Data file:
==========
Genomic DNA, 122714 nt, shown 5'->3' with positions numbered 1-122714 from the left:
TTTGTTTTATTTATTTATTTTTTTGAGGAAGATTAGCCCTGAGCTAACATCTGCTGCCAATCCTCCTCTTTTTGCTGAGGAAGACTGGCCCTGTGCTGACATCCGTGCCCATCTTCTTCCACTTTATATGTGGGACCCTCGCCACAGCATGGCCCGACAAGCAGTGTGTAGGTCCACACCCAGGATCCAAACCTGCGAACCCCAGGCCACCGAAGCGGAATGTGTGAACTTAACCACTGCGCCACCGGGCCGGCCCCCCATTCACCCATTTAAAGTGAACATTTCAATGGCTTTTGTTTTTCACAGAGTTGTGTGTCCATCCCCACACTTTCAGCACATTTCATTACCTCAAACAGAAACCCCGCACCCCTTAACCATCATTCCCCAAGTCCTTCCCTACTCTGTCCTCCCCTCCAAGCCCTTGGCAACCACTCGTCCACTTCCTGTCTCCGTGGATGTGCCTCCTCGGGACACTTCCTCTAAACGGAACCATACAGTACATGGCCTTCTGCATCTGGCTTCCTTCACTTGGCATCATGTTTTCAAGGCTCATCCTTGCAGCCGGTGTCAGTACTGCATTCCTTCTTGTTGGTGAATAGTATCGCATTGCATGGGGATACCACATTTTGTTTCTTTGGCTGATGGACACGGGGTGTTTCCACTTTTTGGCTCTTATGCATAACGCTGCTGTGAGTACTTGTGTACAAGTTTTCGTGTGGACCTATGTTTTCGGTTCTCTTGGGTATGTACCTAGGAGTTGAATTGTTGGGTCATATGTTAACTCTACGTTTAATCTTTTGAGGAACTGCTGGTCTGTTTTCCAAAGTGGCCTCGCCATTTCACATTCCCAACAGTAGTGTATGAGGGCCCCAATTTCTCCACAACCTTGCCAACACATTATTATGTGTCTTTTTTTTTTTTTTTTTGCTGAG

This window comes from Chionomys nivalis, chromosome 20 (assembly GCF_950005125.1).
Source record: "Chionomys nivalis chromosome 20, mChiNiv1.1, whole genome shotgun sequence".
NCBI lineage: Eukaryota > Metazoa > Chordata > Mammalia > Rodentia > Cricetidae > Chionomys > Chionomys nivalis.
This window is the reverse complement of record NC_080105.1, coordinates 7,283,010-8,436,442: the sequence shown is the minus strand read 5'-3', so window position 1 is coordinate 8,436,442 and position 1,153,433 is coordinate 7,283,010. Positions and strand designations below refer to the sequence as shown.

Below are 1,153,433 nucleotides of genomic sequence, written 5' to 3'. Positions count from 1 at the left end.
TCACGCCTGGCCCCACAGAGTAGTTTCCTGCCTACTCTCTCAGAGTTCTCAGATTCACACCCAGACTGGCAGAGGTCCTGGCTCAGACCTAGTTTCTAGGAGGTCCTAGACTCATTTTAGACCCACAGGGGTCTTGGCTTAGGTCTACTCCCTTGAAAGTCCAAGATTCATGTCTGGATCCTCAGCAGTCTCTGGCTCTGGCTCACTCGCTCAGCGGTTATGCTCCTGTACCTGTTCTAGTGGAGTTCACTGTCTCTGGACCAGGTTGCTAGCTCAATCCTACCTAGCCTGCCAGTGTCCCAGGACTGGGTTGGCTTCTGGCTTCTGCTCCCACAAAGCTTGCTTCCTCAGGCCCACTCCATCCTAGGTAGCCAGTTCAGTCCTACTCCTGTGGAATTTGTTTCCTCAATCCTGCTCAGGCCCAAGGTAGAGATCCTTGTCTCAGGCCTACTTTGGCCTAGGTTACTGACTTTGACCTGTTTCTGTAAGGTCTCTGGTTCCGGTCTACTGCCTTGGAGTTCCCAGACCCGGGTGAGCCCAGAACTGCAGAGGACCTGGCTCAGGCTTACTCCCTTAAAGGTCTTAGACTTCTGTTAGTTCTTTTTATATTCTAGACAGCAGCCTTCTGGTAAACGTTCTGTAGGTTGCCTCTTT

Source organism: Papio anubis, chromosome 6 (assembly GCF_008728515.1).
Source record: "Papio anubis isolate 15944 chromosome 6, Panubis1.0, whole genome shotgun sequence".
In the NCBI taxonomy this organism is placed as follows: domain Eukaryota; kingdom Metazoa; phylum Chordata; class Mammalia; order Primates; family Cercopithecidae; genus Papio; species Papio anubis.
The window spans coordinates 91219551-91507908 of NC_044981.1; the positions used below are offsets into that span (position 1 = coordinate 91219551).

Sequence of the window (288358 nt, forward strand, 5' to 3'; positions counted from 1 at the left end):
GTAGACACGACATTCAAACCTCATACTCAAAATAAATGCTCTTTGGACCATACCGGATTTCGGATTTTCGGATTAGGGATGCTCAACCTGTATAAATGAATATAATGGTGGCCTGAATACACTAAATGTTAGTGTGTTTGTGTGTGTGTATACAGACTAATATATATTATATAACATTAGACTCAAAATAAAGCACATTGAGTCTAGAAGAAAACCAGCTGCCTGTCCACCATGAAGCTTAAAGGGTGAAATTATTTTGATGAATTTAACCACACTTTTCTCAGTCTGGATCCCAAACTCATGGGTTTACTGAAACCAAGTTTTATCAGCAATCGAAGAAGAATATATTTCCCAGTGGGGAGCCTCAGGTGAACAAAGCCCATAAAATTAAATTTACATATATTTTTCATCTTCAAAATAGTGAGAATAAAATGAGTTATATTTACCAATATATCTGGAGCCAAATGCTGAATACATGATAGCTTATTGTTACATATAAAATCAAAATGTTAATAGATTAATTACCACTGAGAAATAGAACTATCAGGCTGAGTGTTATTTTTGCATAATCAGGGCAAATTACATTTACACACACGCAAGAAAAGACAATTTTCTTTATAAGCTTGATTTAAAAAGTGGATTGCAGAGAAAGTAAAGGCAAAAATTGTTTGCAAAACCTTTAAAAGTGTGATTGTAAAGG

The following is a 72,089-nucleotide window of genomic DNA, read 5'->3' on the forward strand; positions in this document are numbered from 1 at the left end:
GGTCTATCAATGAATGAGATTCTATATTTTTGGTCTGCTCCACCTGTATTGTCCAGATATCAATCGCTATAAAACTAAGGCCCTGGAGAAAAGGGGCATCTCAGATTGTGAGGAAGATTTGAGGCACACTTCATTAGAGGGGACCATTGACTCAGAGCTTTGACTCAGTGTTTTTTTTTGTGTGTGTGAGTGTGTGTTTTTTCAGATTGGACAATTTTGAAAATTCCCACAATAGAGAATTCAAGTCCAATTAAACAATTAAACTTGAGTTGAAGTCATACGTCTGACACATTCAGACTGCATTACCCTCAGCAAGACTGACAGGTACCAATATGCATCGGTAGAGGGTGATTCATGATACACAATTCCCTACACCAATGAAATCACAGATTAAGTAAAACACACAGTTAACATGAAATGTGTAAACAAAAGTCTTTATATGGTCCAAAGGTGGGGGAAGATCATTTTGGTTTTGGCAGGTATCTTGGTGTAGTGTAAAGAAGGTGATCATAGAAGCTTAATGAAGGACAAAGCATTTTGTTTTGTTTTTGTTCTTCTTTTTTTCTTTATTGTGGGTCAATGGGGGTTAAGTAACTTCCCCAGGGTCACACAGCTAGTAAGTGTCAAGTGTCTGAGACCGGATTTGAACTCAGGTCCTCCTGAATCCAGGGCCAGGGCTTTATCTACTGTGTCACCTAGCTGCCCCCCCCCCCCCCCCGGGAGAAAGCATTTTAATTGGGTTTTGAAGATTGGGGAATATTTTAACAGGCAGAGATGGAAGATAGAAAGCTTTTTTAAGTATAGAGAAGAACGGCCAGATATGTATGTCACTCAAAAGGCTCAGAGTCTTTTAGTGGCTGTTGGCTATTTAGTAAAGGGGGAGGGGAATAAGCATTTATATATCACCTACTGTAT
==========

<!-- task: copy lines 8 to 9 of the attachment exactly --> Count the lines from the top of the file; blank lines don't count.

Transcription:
TCACGCCTGGCCCCACAGAGTAGTTTCCTGCCTACTCTCTCAGAGTTCTCAGATTCACACCCAGACTGGCAGAGGTCCTGGCTCAGACCTAGTTTCTAGGAGGTCCTAGACTCATTTTAGACCCACAGGGGTCTTGGCTTAGGTCTACTCCCTTGAAAGTCCAAGATTCATGTCTGGATCCTCAGCAGTCTCTGGCTCTGGCTCACTCGCTCAGCGGTTATGCTCCTGTACCTGTTCTAGTGGAGTTCACTGTCTCTGGACCAGGTTGCTAGCTCAATCCTACCTAGCCTGCCAGTGTCCCAGGACTGGGTTGGCTTCTGGCTTCTGCTCCCACAAAGCTTGCTTCCTCAGGCCCACTCCATCCTAGGTAGCCAGTTCAGTCCTACTCCTGTGGAATTTGTTTCCTCAATCCTGCTCAGGCCCAAGGTAGAGATCCTTGTCTCAGGCCTACTTTGGCCTAGGTTACTGACTTTGACCTGTTTCTGTAAGGTCTCTGGTTCCGGTCTACTGCCTTGGAGTTCCCAGACCCGGGTGAGCCCAGAACTGCAGAGGACCTGGCTCAGGCTTACTCCCTTAAAGGTCTTAGACTTCTGTTAGTTCTTTTTATATTCTAGACAGCAGCCTTCTGGTAAACGTTCTGTAGGTTGCCTCTTT

Source organism: Papio anubis, chromosome 6 (assembly GCF_008728515.1).